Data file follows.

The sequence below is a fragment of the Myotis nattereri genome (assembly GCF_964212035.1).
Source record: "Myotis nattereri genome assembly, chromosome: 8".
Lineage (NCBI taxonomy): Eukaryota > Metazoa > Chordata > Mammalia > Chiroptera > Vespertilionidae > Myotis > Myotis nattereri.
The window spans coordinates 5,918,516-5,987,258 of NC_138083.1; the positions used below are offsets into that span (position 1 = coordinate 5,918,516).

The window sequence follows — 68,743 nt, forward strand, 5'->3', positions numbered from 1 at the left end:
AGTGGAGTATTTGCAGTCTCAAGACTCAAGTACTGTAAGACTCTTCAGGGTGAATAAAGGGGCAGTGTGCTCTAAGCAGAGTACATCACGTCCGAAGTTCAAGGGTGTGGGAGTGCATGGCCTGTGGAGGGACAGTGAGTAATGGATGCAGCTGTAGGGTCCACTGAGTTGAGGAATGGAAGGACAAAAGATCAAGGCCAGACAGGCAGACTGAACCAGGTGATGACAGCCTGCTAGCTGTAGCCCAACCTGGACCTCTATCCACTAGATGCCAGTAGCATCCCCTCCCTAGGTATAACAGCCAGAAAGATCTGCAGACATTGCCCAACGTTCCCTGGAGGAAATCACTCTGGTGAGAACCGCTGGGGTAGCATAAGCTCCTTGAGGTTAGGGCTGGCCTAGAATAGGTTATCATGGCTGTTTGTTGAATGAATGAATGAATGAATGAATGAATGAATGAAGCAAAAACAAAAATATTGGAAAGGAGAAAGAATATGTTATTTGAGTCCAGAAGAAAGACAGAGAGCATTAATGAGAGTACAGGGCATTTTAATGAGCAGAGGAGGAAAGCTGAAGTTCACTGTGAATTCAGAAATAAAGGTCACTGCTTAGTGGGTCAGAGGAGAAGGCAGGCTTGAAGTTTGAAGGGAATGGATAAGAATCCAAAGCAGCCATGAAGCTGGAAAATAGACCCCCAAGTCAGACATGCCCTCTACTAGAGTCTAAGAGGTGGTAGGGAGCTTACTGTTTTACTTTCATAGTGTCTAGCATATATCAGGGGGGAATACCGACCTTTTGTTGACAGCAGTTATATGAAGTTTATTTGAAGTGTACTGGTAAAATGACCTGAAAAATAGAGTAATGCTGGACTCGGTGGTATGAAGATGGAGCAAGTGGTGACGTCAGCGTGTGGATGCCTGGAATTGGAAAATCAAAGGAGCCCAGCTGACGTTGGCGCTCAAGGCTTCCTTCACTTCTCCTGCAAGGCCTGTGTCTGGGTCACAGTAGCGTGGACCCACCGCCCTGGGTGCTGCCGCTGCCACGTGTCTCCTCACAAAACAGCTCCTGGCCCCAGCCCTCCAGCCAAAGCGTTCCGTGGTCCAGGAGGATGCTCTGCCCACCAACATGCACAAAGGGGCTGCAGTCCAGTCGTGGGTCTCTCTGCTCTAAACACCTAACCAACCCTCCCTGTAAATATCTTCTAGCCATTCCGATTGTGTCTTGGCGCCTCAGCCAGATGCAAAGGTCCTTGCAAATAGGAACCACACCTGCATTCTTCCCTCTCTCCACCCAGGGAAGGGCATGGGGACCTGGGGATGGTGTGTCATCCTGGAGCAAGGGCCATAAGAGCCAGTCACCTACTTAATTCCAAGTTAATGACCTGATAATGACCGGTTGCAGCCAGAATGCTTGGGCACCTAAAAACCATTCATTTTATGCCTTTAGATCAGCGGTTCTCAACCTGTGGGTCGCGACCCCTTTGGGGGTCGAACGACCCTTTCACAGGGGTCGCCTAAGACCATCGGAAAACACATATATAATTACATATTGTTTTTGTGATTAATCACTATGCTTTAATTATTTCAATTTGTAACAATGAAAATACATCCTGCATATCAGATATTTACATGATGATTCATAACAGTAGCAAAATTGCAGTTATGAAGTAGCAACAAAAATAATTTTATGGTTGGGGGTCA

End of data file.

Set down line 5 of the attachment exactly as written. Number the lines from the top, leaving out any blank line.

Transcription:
The window sequence follows — 68,743 nt, forward strand, 5'->3', positions numbered from 1 at the left end: